COURTESY BOWMAN FAMILY
"It's going to be difficult emotionally and financially," said Glen Bowman, left, an Aloha Airlines pilot, with his wife, Shawna, and daughter, Makenna, now age 2. Shawna is a flight attendant for Aloha. The Bowmans have two other children.
‘Worry and expense’ dog people laid off by Aloha’s sudden closing
Aloha Airlines employees Glen and Shawna Bowman will have to find a way to pay their $5,000 monthly mortgage on their Hawaii Kai home now that their jobs are gone.
"That's our biggest worry and expense right now," said Shawna Bowman, a 15-year flight attendant.
Bowman was among more than 150 employees, family members and supporters who attended a rally yesterday outside the U.S. Bankruptcy Court in downtown Honolulu.
Glen Bowman, a pilot, was employed with Aloha Airlines for 10 years -- first as a first officer and then as a captain. His father, Allen Bowman, also worked as an Aloha Airlines captain for seven years before he moved to United Airlines.
Glen Bowman headed straight to the rally after making his last flight with the company from Oakland, Calif., to Honolulu.
"It's going to be difficult emotionally and financially," he said yesterday. The couple have three children.
Another couple, Valerie Chock and fiance Keliihoomalu Akiona, were blindsided by the announcement.
"We weren't prepared for it. It happened too fast," said Chock, who worked as part of the inside sales team in the executive office.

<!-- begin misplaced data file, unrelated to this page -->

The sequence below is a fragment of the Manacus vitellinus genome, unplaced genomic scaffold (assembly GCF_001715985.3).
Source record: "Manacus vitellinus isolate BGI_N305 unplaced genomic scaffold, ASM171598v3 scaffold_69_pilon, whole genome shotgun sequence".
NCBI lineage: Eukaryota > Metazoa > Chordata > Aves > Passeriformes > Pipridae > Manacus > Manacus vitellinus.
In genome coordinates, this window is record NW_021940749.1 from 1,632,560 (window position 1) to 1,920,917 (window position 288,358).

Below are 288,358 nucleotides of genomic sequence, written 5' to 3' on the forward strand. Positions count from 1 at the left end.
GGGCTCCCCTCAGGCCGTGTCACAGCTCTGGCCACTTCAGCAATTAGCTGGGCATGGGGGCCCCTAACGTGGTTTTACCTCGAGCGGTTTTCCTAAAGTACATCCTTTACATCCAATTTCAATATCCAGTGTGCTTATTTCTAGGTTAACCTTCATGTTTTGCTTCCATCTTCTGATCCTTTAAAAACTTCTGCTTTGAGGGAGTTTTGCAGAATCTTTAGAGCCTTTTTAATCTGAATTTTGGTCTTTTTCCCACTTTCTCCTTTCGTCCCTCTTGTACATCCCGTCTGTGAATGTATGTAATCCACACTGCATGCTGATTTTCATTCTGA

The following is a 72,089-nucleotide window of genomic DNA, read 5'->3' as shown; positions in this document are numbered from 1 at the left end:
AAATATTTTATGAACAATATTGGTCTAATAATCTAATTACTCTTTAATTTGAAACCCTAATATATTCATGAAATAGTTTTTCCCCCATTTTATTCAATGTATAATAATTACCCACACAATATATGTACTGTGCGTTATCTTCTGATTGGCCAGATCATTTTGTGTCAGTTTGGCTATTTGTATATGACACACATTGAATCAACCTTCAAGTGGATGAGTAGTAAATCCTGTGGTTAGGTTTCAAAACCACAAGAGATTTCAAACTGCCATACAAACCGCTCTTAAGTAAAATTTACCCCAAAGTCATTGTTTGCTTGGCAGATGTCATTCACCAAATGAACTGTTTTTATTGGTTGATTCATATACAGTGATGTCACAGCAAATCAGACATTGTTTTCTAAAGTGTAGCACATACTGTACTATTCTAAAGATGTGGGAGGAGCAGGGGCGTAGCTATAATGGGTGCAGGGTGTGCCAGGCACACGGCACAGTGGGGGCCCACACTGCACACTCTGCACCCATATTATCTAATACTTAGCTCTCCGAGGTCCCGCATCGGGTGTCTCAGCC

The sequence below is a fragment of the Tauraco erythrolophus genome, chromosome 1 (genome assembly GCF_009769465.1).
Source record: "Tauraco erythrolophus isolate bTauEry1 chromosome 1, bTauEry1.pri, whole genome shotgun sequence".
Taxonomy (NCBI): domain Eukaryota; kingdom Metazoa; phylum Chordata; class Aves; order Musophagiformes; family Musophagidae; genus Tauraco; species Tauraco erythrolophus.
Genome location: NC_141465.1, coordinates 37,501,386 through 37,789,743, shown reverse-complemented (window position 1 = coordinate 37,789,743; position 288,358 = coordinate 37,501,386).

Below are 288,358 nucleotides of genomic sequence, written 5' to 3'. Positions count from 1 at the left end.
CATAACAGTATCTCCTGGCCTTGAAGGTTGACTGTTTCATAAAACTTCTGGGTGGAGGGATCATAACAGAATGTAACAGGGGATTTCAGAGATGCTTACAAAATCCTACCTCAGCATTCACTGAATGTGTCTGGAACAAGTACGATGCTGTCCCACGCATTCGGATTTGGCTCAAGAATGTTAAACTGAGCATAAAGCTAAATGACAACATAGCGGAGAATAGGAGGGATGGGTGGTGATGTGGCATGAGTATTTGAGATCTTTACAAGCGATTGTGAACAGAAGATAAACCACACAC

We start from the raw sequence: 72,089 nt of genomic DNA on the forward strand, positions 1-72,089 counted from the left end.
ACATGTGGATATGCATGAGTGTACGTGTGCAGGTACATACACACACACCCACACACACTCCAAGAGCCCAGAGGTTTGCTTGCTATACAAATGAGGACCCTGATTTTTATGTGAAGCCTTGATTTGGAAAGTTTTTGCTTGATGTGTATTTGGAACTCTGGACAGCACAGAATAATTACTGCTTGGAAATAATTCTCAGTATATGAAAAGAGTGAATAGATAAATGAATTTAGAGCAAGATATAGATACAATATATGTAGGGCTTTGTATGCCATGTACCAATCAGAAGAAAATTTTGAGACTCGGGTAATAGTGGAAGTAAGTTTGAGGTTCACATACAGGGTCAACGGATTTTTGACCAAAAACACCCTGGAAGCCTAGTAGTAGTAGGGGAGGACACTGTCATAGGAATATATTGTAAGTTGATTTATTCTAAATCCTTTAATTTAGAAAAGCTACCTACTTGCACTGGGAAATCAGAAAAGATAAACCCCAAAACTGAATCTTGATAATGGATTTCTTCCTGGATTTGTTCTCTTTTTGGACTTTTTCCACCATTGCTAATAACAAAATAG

Chock and Akiona, a flight attendant, plan to marry on Sept. 6. The couple's monthly rent for their Aiea condominium is $1,150.
"We haven't had time to sit down and discuss what we're going to do as far as living arrangements. So we either might have to live back home with his parents or my parents," Chock said. "They're only right down the road from us, but still we don't want to inconvenience anybody."
Another prime concern is medical benefits, especially for their daughter, Pihaeu Akiona, who celebrates her first birthday in June.
Chock said she and her fiance plan to work full time as dancers for the Magic of Polynesia show in Waikiki as they look for other full-time jobs.
Both currently work part time as dancers for the show. "It's just hard because they don't really give the benefits like Aloha did as far as medical. We have to think about the baby," she said.
Tim Flournoy, a retired Aloha Airlines captain of 31 years, said, "Corporate America has no conscience anymore."
An internal company Web site notified employees that their health benefits with the company are expected to be terminated shortly. "We were not forewarned," he said.
His wife, Lianne, 60, a flight attendant for Aloha Airlines, would have made her 42nd anniversary with the company in two weeks. "It's going to be difficult to get the medical coverage we need," Flournoy, 67, said.
"Whatever happens to Aloha, we'll still have each other," he said.